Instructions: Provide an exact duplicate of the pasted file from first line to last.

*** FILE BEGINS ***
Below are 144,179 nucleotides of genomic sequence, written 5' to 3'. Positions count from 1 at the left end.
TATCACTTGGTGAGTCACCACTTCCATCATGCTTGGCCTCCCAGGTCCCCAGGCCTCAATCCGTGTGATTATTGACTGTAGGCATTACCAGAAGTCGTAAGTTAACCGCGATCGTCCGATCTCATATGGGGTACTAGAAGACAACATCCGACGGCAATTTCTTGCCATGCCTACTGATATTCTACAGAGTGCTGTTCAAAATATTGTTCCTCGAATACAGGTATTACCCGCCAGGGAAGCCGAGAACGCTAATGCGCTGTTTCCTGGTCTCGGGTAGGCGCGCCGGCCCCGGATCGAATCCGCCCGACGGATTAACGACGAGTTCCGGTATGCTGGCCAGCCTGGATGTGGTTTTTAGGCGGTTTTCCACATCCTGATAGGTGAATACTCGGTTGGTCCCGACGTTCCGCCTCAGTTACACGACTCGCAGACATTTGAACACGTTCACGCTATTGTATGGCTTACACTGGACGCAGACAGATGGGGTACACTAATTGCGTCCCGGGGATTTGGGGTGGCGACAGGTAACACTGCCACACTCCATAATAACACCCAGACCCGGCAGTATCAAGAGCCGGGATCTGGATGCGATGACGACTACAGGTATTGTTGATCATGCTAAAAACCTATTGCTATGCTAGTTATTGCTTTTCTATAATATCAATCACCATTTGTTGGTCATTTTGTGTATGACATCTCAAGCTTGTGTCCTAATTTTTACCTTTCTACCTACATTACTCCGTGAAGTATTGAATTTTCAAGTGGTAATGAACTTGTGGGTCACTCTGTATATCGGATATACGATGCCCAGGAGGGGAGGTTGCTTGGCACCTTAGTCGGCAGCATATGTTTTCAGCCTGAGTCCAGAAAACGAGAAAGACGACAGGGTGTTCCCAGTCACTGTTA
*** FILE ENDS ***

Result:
Below are 144,179 nucleotides of genomic sequence, written 5' to 3'. Positions count from 1 at the left end.
TATCACTTGGTGAGTCACCACTTCCATCATGCTTGGCCTCCCAGGTCCCCAGGCCTCAATCCGTGTGATTATTGACTGTAGGCATTACCAGAAGTCGTAAGTTAACCGCGATCGTCCGATCTCATATGGGGTACTAGAAGACAACATCCGACGGCAATTTCTTGCCATGCCTACTGATATTCTACAGAGTGCTGTTCAAAATATTGTTCCTCGAATACAGGTATTACCCGCCAGGGAAGCCGAGAACGCTAATGCGCTGTTTCCTGGTCTCGGGTAGGCGCGCCGGCCCCGGATCGAATCCGCCCGACGGATTAACGACGAGTTCCGGTATGCTGGCCAGCCTGGATGTGGTTTTTAGGCGGTTTTCCACATCCTGATAGGTGAATACTCGGTTGGTCCCGACGTTCCGCCTCAGTTACACGACTCGCAGACATTTGAACACGTTCACGCTATTGTATGGCTTACACTGGACGCAGACAGATGGGGTACACTAATTGCGTCCCGGGGATTTGGGGTGGCGACAGGTAACACTGCCACACTCCATAATAACACCCAGACCCGGCAGTATCAAGAGCCGGGATCTGGATGCGATGACGACTACAGGTATTGTTGATCATGCTAAAAACCTATTGCTATGCTAGTTATTGCTTTTCTATAATATCAATCACCATTTGTTGGTCATTTTGTGTATGACATCTCAAGCTTGTGTCCTAATTTTTACCTTTCTACCTACATTACTCCGTGAAGTATTGAATTTTCAAGTGGTAATGAACTTGTGGGTCACTCTGTATATCGGATATACGATGCCCAGGAGGGGAGGTTGCTTGGCACCTTAGTCGGCAGCATATGTTTTCAGCCTGAGTCCAGAAAACGAGAAAGACGACAGGGTGTTCCCAGTCACTGTTA